Man injured back sliding on snow
By Joe Erickson
We were called to Idyllwild to rescue an individual with an injured back on the Devil's Slide Trail. The trail switch-backs up the steep slopes and in many sections a hiker can see the trail criss-crossing below. Many imprudent hikers will cut trail taking a short cut to the next portion of trail. Robert Schuppe and Michael Schuppe were hiking own the trail midday. Robert decided to slide down the icy snow, on his rear, until he came to an uncomfortable stop in a gully.
Complaining of back pain and apparently unable to help himself out, his friend made his way to him injuring himself slightly. A woman and man were day hiking and came across the injured hiker and brother. They helped as best they could, making a bit of shelter with a tarp, they got a small fire going near him. The weather was getting nastier so the woman continued down. to get help.
And help she got. Some members of the U.S. Forest Service hiked up to aid this young man. He was made as comfortable as possible and they got another fire going to warm the rest of the folks.
RMRU was called around 3 p.m. We zoomed up to Humber Park hoping to get this guy down and out of the increasing weather. We couldn't make it to the trailhead because the snow was accumulating pretty quick.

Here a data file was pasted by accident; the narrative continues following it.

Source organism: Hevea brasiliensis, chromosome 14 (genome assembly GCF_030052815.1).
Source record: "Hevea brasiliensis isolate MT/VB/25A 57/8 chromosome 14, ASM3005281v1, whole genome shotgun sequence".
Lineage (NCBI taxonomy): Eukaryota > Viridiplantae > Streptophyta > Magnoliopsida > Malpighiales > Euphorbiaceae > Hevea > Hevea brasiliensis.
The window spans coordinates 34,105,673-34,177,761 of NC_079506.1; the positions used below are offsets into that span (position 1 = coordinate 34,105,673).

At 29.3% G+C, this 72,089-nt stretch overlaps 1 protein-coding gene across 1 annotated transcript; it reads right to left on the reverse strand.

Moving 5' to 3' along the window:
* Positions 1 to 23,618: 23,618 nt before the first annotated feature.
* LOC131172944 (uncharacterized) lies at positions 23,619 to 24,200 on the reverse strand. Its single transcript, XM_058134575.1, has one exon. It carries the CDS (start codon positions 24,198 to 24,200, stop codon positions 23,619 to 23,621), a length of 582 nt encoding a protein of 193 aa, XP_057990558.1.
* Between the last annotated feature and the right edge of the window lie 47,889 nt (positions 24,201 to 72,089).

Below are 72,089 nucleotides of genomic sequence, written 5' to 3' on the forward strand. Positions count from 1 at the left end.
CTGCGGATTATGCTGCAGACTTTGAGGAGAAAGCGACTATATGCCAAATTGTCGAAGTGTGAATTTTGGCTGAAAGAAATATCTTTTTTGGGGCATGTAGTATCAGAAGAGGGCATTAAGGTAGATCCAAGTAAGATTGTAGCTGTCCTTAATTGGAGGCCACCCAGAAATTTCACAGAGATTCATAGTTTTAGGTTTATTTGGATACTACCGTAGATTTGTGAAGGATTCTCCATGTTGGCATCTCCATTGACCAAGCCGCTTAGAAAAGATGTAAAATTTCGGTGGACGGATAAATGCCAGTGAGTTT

The sheriff's deputy drove Kevin Walker, Craig Beasley and I in his 4WD to Humber Park - where we started hiking into what was alternating rain, sleet and snow.
We had called for extra help from the associate members due to a low turn out of members. (The low turn out because many members were still on their way home from the previous two missions.)
As Craig, Kevin and I rounded a turn we could finally see a fire up ahead and hurried on to the scene. What we saw was some cold people trying to warm up and dry off by a good sized fire on the trail. The subject was down maybe 30 feet in a small gully; clothes, sleeping bags, tarps stuffed around him in an effort to keep him warm. Water and some debris were flowing past him further complicating his predicament.
In first aid classes people learn to not move someone with back injuries unnecessarily, but after assessing the situation, Kevin, Craig and I decided this guy was in more danger and discomfort from the cold and wet than from his injuries. We examined him and decided that with his help and much of his own effort we could walk him up to the trail where we had a warm sleeping bag and some shelter on a platform waiting. In ten minutes his wet clothes were off and dry ones on and himself in the sleeping bag.
We had help putting him in the wheeled litter and we all took turns carrying/ wheeling him down the trail and out to an awaiting ambulance.
We went by the hospital after eating a meal and he was being released. He walked to a motel where he and his brother were to be picked up the next day by family members.
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